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Targeted drug delivery using red-blood cells for transport

Platform technology for targeted drug delivery using red blood cells for transport. 

Problem: 

Drug delivery can often result in up to 99% of the drug being delivered to off-target organs. This can lead to side-effects and toxicities. Current methods that bind drugs to red-blood cells for transport can require modifying the structure of the red blood cell. 

Solution: 

A platform technology for targeted drug delivery to target organs while reducing off target drug effects. This platform technology can be used with a variety of small molecule drugs required for treating organ sites without modifying the structure of the red blood cell. 

Technology Overview: 

Liposomes have been engineered to display antibodies that target red-blood cells and specific organ-sites, allowing for dual targeting. The liposomes can be loaded with a variety of small molecule drugs. Binding the liposome loaded with the drug molecule to red blood cells allows for leveraging red blood cells as drug shuttles and carriers.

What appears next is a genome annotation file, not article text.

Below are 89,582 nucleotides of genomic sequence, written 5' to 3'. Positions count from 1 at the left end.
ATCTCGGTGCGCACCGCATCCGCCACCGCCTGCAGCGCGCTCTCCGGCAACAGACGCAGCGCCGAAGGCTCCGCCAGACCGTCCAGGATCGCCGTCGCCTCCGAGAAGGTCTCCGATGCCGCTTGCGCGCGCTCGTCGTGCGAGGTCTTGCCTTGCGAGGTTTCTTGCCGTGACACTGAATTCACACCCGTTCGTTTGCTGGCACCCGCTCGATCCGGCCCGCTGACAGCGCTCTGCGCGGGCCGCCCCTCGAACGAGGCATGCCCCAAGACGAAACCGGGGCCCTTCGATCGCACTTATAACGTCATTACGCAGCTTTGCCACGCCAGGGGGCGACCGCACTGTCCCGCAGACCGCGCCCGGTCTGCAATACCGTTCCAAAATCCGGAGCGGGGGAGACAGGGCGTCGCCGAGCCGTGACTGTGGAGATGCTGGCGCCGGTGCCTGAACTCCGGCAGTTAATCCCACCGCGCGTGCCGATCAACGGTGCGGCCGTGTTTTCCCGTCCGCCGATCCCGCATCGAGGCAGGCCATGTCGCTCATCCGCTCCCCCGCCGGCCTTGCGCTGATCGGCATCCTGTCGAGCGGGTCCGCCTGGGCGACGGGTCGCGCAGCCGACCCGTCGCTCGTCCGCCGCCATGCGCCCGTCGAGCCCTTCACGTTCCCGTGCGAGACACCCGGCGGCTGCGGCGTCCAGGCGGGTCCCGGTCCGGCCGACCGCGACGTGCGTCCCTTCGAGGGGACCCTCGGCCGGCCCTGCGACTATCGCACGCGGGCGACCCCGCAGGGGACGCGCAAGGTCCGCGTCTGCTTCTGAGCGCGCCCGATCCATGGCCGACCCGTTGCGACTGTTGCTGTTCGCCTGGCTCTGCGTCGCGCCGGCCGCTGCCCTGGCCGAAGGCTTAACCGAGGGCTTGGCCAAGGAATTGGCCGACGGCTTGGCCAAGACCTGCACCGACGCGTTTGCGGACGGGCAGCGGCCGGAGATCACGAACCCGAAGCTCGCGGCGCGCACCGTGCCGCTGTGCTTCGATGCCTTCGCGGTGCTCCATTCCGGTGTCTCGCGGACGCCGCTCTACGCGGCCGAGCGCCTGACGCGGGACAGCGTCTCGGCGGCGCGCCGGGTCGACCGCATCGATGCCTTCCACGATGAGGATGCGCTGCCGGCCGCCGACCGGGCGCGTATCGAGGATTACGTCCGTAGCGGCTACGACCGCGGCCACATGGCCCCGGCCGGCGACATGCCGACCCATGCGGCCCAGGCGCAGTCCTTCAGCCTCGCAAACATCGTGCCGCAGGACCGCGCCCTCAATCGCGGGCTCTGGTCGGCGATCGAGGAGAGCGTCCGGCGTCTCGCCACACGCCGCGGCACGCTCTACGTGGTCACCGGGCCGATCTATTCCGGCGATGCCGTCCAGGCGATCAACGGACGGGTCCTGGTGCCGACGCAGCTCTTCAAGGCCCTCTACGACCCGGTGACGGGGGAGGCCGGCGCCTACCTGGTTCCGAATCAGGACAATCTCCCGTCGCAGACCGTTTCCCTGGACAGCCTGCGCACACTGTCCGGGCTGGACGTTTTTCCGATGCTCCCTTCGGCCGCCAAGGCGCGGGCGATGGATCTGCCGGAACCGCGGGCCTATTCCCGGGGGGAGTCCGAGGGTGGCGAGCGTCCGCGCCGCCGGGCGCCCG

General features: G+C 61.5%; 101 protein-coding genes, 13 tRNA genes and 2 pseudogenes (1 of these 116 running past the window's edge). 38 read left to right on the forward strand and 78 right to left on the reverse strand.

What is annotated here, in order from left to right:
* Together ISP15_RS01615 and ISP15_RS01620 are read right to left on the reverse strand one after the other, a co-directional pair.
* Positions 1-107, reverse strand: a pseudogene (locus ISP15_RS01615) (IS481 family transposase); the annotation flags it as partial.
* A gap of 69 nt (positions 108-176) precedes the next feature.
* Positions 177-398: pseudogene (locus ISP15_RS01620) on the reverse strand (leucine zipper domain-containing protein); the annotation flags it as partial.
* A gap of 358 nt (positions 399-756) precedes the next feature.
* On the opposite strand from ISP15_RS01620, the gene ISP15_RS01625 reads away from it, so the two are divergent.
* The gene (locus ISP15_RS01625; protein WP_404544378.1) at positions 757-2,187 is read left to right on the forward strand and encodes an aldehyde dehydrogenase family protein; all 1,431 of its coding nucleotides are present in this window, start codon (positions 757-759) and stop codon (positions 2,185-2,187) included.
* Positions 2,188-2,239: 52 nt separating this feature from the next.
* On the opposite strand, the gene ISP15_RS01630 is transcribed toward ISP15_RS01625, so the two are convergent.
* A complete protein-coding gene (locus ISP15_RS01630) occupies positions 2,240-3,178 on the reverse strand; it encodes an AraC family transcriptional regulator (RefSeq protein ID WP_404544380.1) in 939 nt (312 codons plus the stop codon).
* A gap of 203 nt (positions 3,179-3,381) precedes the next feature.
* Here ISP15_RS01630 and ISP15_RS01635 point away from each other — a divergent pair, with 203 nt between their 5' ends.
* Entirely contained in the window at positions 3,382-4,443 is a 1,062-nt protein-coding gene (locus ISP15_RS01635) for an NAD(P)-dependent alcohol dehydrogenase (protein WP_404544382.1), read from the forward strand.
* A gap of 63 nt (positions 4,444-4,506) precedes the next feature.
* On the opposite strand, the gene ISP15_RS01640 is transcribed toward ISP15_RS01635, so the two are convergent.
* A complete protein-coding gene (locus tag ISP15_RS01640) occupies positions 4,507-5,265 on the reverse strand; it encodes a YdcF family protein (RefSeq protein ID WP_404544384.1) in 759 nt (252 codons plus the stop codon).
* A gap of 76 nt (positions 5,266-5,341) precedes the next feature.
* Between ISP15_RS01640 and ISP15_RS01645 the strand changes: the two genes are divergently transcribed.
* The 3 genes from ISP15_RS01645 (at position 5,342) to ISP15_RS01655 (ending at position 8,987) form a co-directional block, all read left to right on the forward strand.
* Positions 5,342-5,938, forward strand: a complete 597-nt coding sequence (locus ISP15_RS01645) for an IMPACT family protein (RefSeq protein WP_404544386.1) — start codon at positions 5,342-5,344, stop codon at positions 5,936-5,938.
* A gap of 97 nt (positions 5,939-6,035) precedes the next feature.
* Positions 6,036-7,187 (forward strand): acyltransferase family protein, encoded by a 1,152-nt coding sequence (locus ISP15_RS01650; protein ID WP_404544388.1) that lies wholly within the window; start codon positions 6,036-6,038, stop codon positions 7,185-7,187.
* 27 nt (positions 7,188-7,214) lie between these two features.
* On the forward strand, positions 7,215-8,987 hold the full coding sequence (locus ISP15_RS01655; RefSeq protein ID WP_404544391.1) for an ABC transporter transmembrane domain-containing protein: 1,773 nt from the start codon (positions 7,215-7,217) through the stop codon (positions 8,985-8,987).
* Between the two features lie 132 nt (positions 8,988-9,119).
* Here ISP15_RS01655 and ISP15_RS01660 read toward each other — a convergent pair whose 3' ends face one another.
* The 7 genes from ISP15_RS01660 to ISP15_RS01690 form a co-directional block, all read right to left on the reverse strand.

Advantages: 

  • 2x greater drug delivery to the targeted organ as compared to passive red blood cell binding
  • Control of nanocarrier binding to red blood cell to reduce variability
  • Utilization with a broad range of nanocarriers
  • Increased plasma half-life of nanocarriers

Stage of Development: 

In vivo proof of concept

Intellectual Property: 

Provisional filed 

Desired Partnerships: 

  • License
  • Co-development

Patent Information:

Inventors:

Laura Ferguson
Elizabeth Hood
Carlos Villa
Jacob Brenner
Vladimir Muzykantov

Docket # 20-9162

For Information, Contact:

Jessica Casciano
Licensing Officer, PSOM Licensing Group
University of Pennsylvania
(215) 573-5414
casciano@upenn.edu

Keywords:

Cardiovascular
COVID-19
Drug Delivery
Nanotechnology
Pulmonary